• How long will the review process take? 35 USC § 316 (a) requires that absent good cause “the final decision in an inter partes review be made no later than 1 year from the date” of the institution’s decision. It is not clear whether the director’s review is to be completed within one year of institution or whether § 316 (a) simply applies to the board’s final written decision. This lack of clarity stems in part from inconsistent terminology. That is, on the one hand, if the Director amends the FWD, it could be argued that it is the Director’s decision after his review that is the “final determination” of the law. On the other hand, the Board sometimes exercises its power to modify the FWD at the new hearing, but parties, commentators, the Board and the courts all seem to view the original FWD as the final decision of the law for purposes. respect of deadlines.
  • Will the complexity of a new process lead to a decrease in the number of granted IPR applications? Particularly because decisions on whether or not to institute IPRs are not subject to judicial review, a practical solution to deal with the potentially high number of requests for review addressed to the Director would be to institute fewer IPRs.

It is also unclear how the review process will affect appeals to the federal circuit. For example, unlike the situation with new Council hearings, would a losing party be required to request the Director’s review before appealing to the Federal Circuit (that is to say, to exhaust all administrative remedies before a judicial appeal)? A related issue is whether failure to raise an issue in a Director’s review application could drop that issue for appeal.

In addition, it should also be noted that the Director’s review process could change with each new Director. As the Court stressed the need for a “senior officer” appointed by the President and confirmed by the Senate to have this authority, it is likely that the manner in which each Director exercises this authority could, if not limited by the regulation of reviews and comments, vary widely.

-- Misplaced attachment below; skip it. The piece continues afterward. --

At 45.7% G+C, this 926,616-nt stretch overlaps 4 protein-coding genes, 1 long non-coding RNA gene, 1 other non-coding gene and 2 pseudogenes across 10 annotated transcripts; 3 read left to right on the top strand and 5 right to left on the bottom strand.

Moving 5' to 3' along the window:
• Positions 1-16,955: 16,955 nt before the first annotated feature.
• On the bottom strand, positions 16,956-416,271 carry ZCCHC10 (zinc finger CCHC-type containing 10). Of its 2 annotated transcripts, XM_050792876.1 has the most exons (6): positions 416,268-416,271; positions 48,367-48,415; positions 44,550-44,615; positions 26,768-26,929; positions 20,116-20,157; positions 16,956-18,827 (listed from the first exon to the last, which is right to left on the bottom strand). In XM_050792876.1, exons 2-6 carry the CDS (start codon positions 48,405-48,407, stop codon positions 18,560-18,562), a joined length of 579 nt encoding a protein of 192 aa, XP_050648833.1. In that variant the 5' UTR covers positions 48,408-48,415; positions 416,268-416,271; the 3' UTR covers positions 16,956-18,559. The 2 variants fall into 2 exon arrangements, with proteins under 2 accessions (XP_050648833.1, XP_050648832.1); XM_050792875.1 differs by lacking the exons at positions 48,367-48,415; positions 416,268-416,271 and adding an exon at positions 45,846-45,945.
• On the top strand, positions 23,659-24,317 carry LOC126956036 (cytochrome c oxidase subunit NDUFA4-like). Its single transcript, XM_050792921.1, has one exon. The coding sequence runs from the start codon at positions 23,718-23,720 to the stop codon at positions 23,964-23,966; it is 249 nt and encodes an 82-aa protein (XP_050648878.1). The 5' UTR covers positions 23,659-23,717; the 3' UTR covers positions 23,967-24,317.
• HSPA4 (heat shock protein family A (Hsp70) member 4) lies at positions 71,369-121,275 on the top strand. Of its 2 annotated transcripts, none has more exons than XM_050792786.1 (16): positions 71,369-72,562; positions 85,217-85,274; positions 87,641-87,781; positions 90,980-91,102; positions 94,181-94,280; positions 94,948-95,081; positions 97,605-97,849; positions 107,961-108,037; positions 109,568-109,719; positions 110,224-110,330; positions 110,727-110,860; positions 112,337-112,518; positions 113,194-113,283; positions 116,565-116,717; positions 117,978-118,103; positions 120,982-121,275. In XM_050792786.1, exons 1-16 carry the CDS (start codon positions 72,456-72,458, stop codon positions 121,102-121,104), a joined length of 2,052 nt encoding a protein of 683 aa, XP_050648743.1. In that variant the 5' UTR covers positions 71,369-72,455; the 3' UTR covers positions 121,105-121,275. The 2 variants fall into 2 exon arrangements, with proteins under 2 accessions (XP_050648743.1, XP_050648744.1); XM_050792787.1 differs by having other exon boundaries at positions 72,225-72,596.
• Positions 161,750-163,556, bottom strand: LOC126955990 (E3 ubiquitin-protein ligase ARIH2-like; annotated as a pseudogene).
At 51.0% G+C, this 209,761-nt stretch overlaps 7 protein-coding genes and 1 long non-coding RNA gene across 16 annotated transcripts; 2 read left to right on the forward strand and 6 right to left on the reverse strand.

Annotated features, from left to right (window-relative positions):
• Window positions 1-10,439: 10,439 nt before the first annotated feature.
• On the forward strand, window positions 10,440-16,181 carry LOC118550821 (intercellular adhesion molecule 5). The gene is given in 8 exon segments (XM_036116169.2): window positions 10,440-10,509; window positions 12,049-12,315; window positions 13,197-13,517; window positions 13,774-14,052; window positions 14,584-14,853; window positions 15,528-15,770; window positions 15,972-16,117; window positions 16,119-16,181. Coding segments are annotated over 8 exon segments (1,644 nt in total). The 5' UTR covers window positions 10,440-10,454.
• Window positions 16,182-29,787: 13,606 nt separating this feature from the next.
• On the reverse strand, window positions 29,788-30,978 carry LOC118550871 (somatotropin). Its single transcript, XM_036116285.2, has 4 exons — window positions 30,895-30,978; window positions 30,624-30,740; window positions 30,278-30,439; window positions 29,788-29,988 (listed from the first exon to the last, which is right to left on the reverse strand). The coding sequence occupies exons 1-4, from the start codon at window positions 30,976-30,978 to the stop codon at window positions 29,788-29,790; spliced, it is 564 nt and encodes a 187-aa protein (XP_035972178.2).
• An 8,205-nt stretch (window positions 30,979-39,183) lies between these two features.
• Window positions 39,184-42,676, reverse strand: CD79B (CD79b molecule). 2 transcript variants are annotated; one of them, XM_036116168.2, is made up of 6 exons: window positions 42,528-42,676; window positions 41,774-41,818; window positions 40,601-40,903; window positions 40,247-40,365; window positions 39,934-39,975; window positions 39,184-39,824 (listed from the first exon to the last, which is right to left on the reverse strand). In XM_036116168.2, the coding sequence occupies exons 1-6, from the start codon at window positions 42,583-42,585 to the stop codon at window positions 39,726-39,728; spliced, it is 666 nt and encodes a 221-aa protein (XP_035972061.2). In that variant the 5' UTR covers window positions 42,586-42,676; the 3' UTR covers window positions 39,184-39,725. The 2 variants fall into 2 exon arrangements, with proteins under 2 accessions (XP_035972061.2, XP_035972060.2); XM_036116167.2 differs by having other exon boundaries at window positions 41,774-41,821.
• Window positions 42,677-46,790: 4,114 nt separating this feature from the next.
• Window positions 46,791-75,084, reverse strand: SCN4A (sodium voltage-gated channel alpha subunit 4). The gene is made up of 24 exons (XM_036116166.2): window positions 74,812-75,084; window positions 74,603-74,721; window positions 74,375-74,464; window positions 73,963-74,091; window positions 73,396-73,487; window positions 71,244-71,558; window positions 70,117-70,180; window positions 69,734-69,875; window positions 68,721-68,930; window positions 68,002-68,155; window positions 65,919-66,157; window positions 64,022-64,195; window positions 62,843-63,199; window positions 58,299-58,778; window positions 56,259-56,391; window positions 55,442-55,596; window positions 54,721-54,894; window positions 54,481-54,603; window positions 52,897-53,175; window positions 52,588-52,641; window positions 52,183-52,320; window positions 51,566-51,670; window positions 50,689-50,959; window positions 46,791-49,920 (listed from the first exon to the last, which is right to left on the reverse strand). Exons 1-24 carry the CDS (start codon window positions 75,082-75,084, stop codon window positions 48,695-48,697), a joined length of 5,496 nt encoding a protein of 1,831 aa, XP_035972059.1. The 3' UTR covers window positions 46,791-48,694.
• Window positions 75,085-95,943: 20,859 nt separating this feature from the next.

That being said, the PTO has just released guidance for an “interim director review process” which is quite similar to the current POP review process. Under the interim process, a review of the Director “may be initiated ex officio by the Director or requested as a party to a PTAB proceeding”. The PTO guidelines explain that “

“Parties may request the Director to review a final written decision as part of an inter-party review or a post-grant review by (1) simultaneously entering a request for a rehearing by the Director in PTAB E2E and (2) by submitting notification of the request for a rehearing by the Director to the Bureau by email to [email protected], with email copy to counsel for all parties. “

Importantly, the power take-offs Arthrex The questions and answers explain that a request for a review by the Director “will be treated as a request for a new hearing under 37 CFR 90.3 (b) and will reset the time limit for appeal or civil action as set out in this rule” . However, as the Q&A further explains, this process “is envisioned as an interim procedure which may change based on public comment and the experience of conducting the Director’s reviews.”

Additionally, the Federal Circuit issued a brief order in the pending IPR appeals, where one of the parties raised a challenge to the appointment clause. This order specifies:

“(1) Within 14 days from the date of this Order, parties who have raised a challenge to the appointment clause shall file a brief, not exceeding 10 double-spaced pages, explaining how they feel their cases should proceed in the light of Arthrex. Responses from other parties, including the United States Patent and Trademark Office, subject to the same duration restrictions, are due within 14 days.

(2) All deadlines and procedures are suspended.

The content of this article is intended to provide a general guide on the subject. Specialist advice should be sought regarding your particular situation.